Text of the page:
I am using Blender for on-the-fly data generation for a machine learning task. The data creation process should be fast, and is conditioned on some parameter values given by my model, e.g., an RGB color value.

The model training happens in Python. For now, I pass the created values to Blender, where I have a script called render, that reads the passed [args] and uses them to render an image via bpy.ops.render.render.

Python side:

os.system('blender -b testFile.blend --python-text render -- [args]') 

Blender side:

# retrieve args

# set scene params with args 

# render
bpy.context.scene.render.filepath = path

This works fine. The two main bottlenecks for speed are a) writing the image to (and reading it back from) disk, and b) opening and closing Blender every time. I can work around a) by setting up a RAM disk and writing/reading directly to/from that. But I don't know how to work around b).

Is it possible to always have Blender open in some background process, and then call its script render which reads my arguments and renders an image?

  • $\begingroup$ so your calling os.system from the terminal with an interactive python shell open? which OS are u using? $\endgroup$ Aug 3, 2022 at 17:02
  • $\begingroup$ I'm using Ubuntu. The call to os.system happens from within a python script, not an interactive shell. $\endgroup$
    – i2n
    Aug 4, 2022 at 14:00
  • $\begingroup$ ah so u probably want blender to run in the bg as service $\endgroup$ Aug 4, 2022 at 14:05
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    $\begingroup$ i posted this question in askubuntu. they said u are already in headless mode and its the fastest way. read their comment in askubuntu.com/questions/1421962/… $\endgroup$ Aug 4, 2022 at 16:24
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    $\begingroup$ I'm starting to think that the https hint was not completely off. What about if I run blender in the background, as a non-blocking subprocess, with subprocess.pOpen. Inside Blender, there will be a python script executing an infinite loop, that is listening for data sent in on a local port (e.g., localhost:6006). When data arrives, it will use it to render the images. From my other python script, I can then send data to this port. Will keep you posted, let's see if this works! $\endgroup$
    – i2n
    Aug 5, 2022 at 8:50

1 Answer 1


I found a neat way to do it. The trick is to have blender open as a non-blocking background process using the subprocess module, and then, when starting up Blender, create a server that listens on a local port. From the python script that executes the machine learning task, we can now send data to that port, which, upon arrival, will invoke the rendering process in Blender.

Python Script:

import time
import socket
from subprocess import Popen

# start non-blocking subprocess with blender in the background. 
# this will execute the script "render_server" in blender. 
process = Popen(['blender -b ../gradientTest.blend --python-text render_server'], shell=True)

# give blender some time to load and run the script that opens the server port.
# without this, we will get OSError[111]: Connection Refused.

# set up the socket connection 
host = socket.gethostname()
port = 12347                   # The same port as used by the server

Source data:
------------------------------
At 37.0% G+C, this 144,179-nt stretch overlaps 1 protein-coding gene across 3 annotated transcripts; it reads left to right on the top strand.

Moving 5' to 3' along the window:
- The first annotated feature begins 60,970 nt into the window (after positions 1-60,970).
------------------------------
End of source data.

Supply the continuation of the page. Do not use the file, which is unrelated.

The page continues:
s = socket.socket(socket.AF_INET, socket.SOCK_STREAM)
s.connect((host, port))

for j in range(2):
    # do arbitrarily complex things 

    # string of arguments, will be parsed on the blender side.
    args = '1.0 0.0 0.0 0.0 1.0 0.0' if j == 0 else '1.0 1.0 1.0 0.0 0.0 0.0'
    s.sendall(str.encode(args))   # send to server running within blender 
    data = s.recv(1024)           # get ack back, to see that server is finished
    print('Received', data.decode('utf-8'))

print("Done. Closing.")

Blender Script:

import bpy
import socket

host = ''        # Symbolic name meaning all available interfaces
port = 12347     # Arbitrary non-privileged port
s = socket.socket(socket.AF_INET, socket.SOCK_STREAM)
s.bind((host, port))

conn, addr = s.accept()

while True:

        data = conn.recv(1024)

        if not data:
            print("no data, exiting.")

        received_info = data.decode('utf-8')
        print("Client Says: ", received_info)
        vals = received_info.split(' ')         # split args string into list of numbers  
        render_images(vals)                     # render with those 
        conn.sendall(b'ack')                    # send back ack signal to acknowledge we're done 

    except socket.error:
        print("Error Occured. Exiting.")

  • $\begingroup$ what a coincidence.. i was experimenting on a similar script to this one. I'm currently trying to find a non-blocking way to listen to data instead of the infinite while loop so i can still interact with blender. do you know of any event handlers? $\endgroup$ Aug 5, 2022 at 9:56
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    $\begingroup$ Hi, I was just looking into this quickly and found that you need to use threading, as in this answer: stackoverflow.com/a/58665660/5860941. Create the server listener and the infinite while-loop in the thread_function, and it will be executed in the background and listen to commands, while Blender is still fully responsive. I tested it, and it works fine :) $\endgroup$
    – i2n
    Aug 5, 2022 at 13:42
  • $\begingroup$ that makes sense! many thanks! $\endgroup$ Aug 5, 2022 at 14:46

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